Armenian Cultural Properties and Cultural Heritage: What Protection under International Law One Hundred Years Later?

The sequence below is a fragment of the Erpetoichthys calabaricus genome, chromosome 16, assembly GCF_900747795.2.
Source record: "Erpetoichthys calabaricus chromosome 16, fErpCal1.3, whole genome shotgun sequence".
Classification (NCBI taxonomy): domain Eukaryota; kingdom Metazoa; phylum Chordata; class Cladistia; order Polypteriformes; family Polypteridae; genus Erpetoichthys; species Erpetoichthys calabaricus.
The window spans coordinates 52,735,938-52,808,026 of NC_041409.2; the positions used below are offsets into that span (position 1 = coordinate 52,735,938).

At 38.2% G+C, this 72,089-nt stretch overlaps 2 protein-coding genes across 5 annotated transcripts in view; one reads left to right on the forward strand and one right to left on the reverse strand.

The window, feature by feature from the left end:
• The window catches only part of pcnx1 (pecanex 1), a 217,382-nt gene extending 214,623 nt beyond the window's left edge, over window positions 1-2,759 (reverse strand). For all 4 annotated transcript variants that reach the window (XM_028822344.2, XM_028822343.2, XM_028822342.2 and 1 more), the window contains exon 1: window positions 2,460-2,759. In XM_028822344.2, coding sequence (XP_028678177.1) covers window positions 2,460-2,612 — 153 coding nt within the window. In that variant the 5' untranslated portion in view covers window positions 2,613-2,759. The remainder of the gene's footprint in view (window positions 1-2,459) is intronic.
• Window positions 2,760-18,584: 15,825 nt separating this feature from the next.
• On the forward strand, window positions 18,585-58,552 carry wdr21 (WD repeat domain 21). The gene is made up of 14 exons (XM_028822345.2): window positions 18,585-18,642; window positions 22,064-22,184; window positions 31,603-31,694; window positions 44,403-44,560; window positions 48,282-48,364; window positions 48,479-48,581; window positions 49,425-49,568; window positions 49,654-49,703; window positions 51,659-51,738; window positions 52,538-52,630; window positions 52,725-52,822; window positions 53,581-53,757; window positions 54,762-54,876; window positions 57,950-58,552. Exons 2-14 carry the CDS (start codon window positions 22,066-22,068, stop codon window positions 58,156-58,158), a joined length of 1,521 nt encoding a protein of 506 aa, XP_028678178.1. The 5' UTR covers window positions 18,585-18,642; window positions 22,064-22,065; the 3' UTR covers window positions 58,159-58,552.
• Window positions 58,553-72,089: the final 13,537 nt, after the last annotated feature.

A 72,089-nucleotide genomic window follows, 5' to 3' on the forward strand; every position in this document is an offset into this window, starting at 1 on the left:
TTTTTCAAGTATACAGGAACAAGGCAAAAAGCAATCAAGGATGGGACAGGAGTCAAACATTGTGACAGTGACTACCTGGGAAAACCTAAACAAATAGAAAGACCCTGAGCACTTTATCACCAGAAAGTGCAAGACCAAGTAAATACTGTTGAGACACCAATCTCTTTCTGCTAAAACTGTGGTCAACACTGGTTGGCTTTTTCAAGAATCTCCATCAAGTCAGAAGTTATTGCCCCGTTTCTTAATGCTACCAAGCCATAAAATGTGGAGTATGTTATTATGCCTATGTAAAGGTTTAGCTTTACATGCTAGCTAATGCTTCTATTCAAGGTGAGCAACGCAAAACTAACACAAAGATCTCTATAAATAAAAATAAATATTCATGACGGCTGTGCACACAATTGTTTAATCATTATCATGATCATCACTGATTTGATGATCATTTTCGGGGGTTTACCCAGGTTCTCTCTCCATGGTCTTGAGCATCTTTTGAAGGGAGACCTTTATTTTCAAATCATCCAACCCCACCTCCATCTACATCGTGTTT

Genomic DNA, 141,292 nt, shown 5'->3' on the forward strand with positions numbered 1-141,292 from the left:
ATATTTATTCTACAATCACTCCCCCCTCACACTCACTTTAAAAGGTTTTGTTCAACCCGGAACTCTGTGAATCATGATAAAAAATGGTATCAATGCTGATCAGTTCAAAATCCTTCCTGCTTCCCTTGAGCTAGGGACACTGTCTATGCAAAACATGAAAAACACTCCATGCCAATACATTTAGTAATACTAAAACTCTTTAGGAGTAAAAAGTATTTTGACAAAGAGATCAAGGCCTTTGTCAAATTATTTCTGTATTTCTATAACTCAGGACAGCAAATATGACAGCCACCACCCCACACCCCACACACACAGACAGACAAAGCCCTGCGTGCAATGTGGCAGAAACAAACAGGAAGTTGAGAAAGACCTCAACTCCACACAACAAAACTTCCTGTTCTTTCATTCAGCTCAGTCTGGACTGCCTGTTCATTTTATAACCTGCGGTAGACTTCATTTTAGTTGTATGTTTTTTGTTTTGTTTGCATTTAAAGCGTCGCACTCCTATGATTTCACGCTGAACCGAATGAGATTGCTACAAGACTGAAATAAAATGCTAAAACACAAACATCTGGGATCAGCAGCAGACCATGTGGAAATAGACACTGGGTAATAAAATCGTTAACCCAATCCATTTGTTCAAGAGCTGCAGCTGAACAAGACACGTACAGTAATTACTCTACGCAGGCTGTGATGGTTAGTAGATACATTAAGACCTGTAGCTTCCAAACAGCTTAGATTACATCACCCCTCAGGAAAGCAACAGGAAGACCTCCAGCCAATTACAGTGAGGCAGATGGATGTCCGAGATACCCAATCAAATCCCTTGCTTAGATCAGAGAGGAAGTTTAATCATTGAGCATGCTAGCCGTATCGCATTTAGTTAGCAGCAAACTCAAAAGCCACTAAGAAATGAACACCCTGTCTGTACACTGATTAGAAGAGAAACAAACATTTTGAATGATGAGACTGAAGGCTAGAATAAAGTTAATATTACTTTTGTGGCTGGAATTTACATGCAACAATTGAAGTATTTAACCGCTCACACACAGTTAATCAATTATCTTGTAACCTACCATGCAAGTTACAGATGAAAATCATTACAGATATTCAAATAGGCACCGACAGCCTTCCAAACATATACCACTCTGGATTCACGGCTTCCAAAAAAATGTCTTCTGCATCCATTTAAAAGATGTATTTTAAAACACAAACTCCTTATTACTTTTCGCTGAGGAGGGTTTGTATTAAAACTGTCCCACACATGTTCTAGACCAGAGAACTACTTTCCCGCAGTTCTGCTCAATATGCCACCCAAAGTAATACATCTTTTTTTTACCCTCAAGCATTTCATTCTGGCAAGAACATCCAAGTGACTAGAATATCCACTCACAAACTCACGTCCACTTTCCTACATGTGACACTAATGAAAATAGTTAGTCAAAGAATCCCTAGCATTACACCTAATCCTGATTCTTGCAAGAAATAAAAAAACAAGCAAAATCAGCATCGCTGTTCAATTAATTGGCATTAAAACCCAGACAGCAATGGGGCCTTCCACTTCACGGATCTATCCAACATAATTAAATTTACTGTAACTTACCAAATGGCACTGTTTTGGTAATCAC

Abstract"Cultural genocide" is not per se covered by the 1948 UN Convention. However, it was very carefully taken into consideration in works of the most prominenmt scholars immediately after the Armenian massacres of 1915-17. The fact that violent acts of cultural destruction and other similar actions directed at annihilating the distinctive culture of a group are usual precursors of massive killings and of other serious violations of human rights was evident before and during WWII and is even more evident today. Consequently the few limited, albeit significant, international legal rules concerning the protection of cultural heritage that were in force in 1915 have considerably developed and are still evolving, within the protection of human rights and peace. Today, States are under the duty to protect cultural heritage whatever its origin, both in time of peace and in time of war, and the UN Security Council itself endorses UNESCO's efforts, addressing not only the unlawful destruction and looting and smuggling in the event of armed conflicts, but also "the attempt to deny historical roots and cultural diversity" because it "can fuel and exacerbate conflict and hamper post-conflict national reconciliation". In this context, the recent attention paid by Turkey to the protection of certain specific Armenian sites is an undoubtedly positive sign, and it is essential that involvement of all relevant stakeholders in the management of the properties is ensured